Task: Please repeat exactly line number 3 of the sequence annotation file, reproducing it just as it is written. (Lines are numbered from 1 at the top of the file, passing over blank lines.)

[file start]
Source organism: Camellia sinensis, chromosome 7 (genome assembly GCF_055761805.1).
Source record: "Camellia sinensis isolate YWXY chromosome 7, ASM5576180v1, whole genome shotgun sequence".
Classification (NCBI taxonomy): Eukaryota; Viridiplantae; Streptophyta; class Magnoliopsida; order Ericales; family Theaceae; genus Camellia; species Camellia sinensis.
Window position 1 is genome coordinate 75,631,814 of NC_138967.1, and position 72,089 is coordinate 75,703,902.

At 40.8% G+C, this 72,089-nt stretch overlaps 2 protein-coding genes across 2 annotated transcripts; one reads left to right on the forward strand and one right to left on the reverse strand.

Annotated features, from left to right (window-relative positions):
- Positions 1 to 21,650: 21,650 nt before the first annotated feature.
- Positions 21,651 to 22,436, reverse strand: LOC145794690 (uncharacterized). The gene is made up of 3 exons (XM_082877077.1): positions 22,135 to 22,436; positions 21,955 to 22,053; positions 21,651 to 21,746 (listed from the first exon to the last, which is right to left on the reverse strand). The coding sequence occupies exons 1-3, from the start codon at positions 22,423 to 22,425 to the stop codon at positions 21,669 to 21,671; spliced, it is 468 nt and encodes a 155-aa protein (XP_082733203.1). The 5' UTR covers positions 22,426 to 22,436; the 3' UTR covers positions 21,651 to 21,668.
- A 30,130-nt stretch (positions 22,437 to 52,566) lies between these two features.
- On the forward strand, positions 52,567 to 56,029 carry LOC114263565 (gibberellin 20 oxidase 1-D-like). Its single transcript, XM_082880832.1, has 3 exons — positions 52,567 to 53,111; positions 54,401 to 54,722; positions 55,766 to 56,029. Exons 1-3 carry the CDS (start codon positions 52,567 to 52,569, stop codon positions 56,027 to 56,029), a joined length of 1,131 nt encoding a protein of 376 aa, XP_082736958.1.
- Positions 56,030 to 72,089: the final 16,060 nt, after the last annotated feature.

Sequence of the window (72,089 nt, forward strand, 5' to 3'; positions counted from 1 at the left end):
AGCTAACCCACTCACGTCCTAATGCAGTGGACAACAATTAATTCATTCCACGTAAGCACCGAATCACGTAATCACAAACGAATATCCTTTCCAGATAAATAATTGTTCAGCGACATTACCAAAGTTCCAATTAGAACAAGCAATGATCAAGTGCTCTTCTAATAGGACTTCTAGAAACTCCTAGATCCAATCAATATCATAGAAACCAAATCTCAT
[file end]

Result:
Classification (NCBI taxonomy): Eukaryota; Viridiplantae; Streptophyta; class Magnoliopsida; order Ericales; family Theaceae; genus Camellia; species Camellia sinensis.